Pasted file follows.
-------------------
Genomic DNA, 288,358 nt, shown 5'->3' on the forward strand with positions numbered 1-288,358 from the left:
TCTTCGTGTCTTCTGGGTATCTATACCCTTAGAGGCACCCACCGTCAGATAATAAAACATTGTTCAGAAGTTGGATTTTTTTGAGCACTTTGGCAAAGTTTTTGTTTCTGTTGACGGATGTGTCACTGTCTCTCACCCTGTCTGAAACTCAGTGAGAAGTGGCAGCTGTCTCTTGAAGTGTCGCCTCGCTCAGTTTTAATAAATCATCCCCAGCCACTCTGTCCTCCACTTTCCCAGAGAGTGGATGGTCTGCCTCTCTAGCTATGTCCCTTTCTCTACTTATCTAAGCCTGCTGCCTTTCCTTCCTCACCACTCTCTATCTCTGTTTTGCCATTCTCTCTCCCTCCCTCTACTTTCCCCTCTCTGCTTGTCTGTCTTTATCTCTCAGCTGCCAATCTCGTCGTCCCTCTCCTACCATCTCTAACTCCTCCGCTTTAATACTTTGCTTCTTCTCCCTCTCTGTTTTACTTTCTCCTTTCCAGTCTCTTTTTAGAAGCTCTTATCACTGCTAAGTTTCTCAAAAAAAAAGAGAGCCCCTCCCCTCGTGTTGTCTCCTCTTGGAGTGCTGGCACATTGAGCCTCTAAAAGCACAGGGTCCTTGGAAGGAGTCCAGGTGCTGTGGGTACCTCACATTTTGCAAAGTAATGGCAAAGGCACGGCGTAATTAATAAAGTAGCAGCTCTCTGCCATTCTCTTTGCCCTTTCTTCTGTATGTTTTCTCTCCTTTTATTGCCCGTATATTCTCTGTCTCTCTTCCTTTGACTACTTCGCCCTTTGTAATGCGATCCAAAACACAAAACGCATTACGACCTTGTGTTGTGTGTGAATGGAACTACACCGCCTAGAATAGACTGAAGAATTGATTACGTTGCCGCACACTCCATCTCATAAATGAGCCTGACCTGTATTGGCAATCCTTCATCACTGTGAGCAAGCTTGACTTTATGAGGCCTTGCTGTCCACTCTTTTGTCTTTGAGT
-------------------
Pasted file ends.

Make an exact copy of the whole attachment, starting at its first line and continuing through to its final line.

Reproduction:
Genomic DNA, 288,358 nt, shown 5'->3' on the forward strand with positions numbered 1-288,358 from the left:
TCTTCGTGTCTTCTGGGTATCTATACCCTTAGAGGCACCCACCGTCAGATAATAAAACATTGTTCAGAAGTTGGATTTTTTTGAGCACTTTGGCAAAGTTTTTGTTTCTGTTGACGGATGTGTCACTGTCTCTCACCCTGTCTGAAACTCAGTGAGAAGTGGCAGCTGTCTCTTGAAGTGTCGCCTCGCTCAGTTTTAATAAATCATCCCCAGCCACTCTGTCCTCCACTTTCCCAGAGAGTGGATGGTCTGCCTCTCTAGCTATGTCCCTTTCTCTACTTATCTAAGCCTGCTGCCTTTCCTTCCTCACCACTCTCTATCTCTGTTTTGCCATTCTCTCTCCCTCCCTCTACTTTCCCCTCTCTGCTTGTCTGTCTTTATCTCTCAGCTGCCAATCTCGTCGTCCCTCTCCTACCATCTCTAACTCCTCCGCTTTAATACTTTGCTTCTTCTCCCTCTCTGTTTTACTTTCTCCTTTCCAGTCTCTTTTTAGAAGCTCTTATCACTGCTAAGTTTCTCAAAAAAAAAGAGAGCCCCTCCCCTCGTGTTGTCTCCTCTTGGAGTGCTGGCACATTGAGCCTCTAAAAGCACAGGGTCCTTGGAAGGAGTCCAGGTGCTGTGGGTACCTCACATTTTGCAAAGTAATGGCAAAGGCACGGCGTAATTAATAAAGTAGCAGCTCTCTGCCATTCTCTTTGCCCTTTCTTCTGTATGTTTTCTCTCCTTTTATTGCCCGTATATTCTCTGTCTCTCTTCCTTTGACTACTTCGCCCTTTGTAATGCGATCCAAAACACAAAACGCATTACGACCTTGTGTTGTGTGTGAATGGAACTACACCGCCTAGAATAGACTGAAGAATTGATTACGTTGCCGCACACTCCATCTCATAAATGAGCCTGACCTGTATTGGCAATCCTTCATCACTGTGAGCAAGCTTGACTTTATGAGGCCTTGCTGTCCACTCTTTTGTCTTTGAGT